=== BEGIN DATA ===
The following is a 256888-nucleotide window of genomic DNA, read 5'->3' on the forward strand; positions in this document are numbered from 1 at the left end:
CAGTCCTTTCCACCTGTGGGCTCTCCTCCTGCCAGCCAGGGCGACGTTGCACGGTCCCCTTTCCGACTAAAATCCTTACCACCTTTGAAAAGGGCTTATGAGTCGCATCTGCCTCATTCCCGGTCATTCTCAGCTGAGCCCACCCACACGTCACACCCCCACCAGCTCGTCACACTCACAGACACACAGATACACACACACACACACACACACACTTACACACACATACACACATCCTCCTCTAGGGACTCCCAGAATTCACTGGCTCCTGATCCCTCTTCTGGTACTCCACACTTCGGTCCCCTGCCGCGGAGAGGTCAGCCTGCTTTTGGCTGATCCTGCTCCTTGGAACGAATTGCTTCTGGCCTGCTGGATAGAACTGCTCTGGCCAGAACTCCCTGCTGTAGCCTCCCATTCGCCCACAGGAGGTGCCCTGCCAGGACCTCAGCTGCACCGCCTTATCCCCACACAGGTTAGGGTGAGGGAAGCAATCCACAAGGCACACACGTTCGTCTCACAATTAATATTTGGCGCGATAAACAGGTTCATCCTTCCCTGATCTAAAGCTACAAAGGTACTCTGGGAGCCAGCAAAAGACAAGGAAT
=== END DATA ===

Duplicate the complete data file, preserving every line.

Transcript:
The following is a 256888-nucleotide window of genomic DNA, read 5'->3' on the forward strand; positions in this document are numbered from 1 at the left end:
CAGTCCTTTCCACCTGTGGGCTCTCCTCCTGCCAGCCAGGGCGACGTTGCACGGTCCCCTTTCCGACTAAAATCCTTACCACCTTTGAAAAGGGCTTATGAGTCGCATCTGCCTCATTCCCGGTCATTCTCAGCTGAGCCCACCCACACGTCACACCCCCACCAGCTCGTCACACTCACAGACACACAGATACACACACACACACACACACACACTTACACACACATACACACATCCTCCTCTAGGGACTCCCAGAATTCACTGGCTCCTGATCCCTCTTCTGGTACTCCACACTTCGGTCCCCTGCCGCGGAGAGGTCAGCCTGCTTTTGGCTGATCCTGCTCCTTGGAACGAATTGCTTCTGGCCTGCTGGATAGAACTGCTCTGGCCAGAACTCCCTGCTGTAGCCTCCCATTCGCCCACAGGAGGTGCCCTGCCAGGACCTCAGCTGCACCGCCTTATCCCCACACAGGTTAGGGTGAGGGAAGCAATCCACAAGGCACACACGTTCGTCTCACAATTAATATTTGGCGCGATAAACAGGTTCATCCTTCCCTGATCTAAAGCTACAAAGGTACTCTGGGAGCCAGCAAAAGACAAGGAAT